Mutual funds are one of the sought-after options for investments for most NRIs, and yes, they can invest in it, but to know about the specifics, one must refer to the scheme information document (SID) of the mutual fund scheme he/she is interested in. In this article, we have covered the process of investing in mutual funds for NRI and other important details.
(Do note that Groww does not support an NRI account. This is just for informational purposes.)
The very first question is, are NRIs even allowed to invest in the Indian mutual fund industry? Of course, an NRI can invest in mutual funds in India as long as he/she adheres to the Foreign Exchange Management Act (FEMA).
Mutual fund Asset Management Companies in India cannot accept investments in foreign currency.
Indian laws, specifically the Foreign Exchange Management Act (Fema), do not allow you to park your money in a regular resident savings account in India once you have achieved the NRI status. This law makes it compulsory for an NRI to have the knowledge and know the NRE and NRO account differences and know which suits you more.
Read more on Groww: Difference between NRE and NRO Account
Once the account is activated, an NRI can invest by any of the below methods.
Another common method is to have someone else invest on behalf of an NRI.
In India, Mutual fund companies allow holders to invest on their behalf and take other decisions pertaining to their investments. However, the signatures of both the NRI investor and PoA should be present on the KYC documents to make such types of investment.
An NRI must complete the KYC process before starting investment in Indian mutual funds.
For that, they need to submit a copy of your passport (only relevant pages with name), date of birth, photo and address. The current residential proof, too, is a must, whether temporary or permanent resident in that country. Some fund houses may also insist on an in-person verification.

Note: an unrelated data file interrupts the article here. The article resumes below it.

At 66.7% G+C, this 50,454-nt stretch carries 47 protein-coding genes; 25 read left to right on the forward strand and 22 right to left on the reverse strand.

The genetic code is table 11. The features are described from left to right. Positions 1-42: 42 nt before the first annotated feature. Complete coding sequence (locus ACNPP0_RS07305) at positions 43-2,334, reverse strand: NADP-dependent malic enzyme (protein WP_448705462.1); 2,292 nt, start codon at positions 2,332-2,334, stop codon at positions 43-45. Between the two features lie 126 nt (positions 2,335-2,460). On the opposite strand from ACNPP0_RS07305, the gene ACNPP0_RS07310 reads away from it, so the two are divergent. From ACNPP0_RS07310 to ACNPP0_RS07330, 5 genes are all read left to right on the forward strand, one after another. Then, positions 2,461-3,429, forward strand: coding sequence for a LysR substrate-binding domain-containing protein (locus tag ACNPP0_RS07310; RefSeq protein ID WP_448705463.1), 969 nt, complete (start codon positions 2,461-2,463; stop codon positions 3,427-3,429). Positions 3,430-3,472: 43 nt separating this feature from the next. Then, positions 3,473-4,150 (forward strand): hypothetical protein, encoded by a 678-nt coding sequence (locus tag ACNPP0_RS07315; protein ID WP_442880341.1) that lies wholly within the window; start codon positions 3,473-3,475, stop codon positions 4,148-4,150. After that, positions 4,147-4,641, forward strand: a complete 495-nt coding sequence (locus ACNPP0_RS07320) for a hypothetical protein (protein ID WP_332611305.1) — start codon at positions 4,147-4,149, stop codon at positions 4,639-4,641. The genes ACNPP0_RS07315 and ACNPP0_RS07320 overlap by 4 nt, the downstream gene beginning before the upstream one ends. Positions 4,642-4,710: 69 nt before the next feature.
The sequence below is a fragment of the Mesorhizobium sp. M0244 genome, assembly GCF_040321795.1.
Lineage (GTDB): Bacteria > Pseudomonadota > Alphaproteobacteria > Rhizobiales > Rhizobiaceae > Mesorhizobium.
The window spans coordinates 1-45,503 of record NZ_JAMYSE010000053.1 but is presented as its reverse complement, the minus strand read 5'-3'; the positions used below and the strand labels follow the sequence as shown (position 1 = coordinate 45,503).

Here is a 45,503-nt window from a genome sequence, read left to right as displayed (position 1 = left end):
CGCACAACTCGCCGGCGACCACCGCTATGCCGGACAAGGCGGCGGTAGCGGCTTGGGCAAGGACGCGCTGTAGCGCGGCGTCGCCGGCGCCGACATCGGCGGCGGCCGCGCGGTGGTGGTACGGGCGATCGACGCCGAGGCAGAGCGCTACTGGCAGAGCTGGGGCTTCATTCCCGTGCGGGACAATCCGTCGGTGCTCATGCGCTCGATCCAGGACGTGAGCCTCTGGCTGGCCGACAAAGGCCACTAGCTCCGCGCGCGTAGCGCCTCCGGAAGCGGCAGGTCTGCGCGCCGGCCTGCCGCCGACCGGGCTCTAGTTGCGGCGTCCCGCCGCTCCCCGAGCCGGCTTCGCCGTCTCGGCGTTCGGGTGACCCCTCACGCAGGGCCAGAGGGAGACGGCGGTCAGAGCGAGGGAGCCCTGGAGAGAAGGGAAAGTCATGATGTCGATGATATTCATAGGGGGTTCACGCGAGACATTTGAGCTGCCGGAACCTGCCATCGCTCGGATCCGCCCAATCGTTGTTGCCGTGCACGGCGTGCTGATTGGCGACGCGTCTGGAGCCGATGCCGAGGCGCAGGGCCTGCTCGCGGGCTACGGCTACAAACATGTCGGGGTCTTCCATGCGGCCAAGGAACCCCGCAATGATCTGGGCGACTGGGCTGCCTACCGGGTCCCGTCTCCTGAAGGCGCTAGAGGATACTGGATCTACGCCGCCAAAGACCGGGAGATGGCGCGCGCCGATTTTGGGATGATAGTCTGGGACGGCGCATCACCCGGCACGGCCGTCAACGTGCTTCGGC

Many mutual fund houses in India don’t allow NRIs from the USA and Canada to invest in their schemes because of the cumbersome compliance requirements under the Foreign Account Tax Compliance Act (FATCA). On the other hand, there are some fund houses that have certain conditions on which they allow investors based in the USA and Canada to put money in their schemes.
So if you are an NRI from the USA or Canada, then look into the additional document requirement.
For Example, ICICI Prudential AMC, Birla Sun Life Mutual Fund and SBI Mutual Fund allow investments only through an offline transaction with an additional declaration signed by the client
List of fund houses that accept investments from NRIs based in the US and Canada:
For NRIs, mutual fund investments can be redeemed by following the redemption procedure mentioned by the fund houses. Different fund houses in India follow different procedures for redemption by NRIs.
The AMC will credit the corpus (investment + gains) you get after fund redemption to your account after deducting taxes and shall be credited to the respective NRE or NRO bank account of the investor. They can also write a cheque for the same.
Many NRI investors often fear that they will have to pay double tax when they invest in India, especially in mutual fund schemes. But certainly, that’s not the case if India has signed the Double Taxation Avoidance Treaty (DTAA) with the respective country.
India has signed a DTAA treaty with the US. Hence, an NRI can claim tax relief in the US if he/she has already paid taxes in India. The gains from equity-oriented mutual funds are taxable based on the holding period.
These are the holding periods defined for different types of mutual funds:
|Type||Short-term holding||Long-term holding|
|Equity mutual funds||Less than 12 months||12 months and more|
|Balanced mutual funds||Less than 12 months||12 months and more|
|Debt mutual funds||Less than 36 months||36 months and more|
The table below summarizes the tax on the capital gain from mutual funds:
|Capital Gain taxation on different types of mutual funds|
|Type||Short-term capital gains (STCG) tax||Long-term capital gains (LTCG) tax|
|Equity-oriented mutual funds||15%||10% without Indexation|
|Balanced mutual funds||15%||10% without indexation|
|Debt-oriented mutual funds||As per tax slab||20% after Indexation|
NRIs can easily choose to invest in the Indian mutual fund industry, although the process may have some initial hassles. However, in the longer term, the return on investment would be worth it, and there is certainly no reason for you to be left out of investing in one of the fastest-growing economies in the world.
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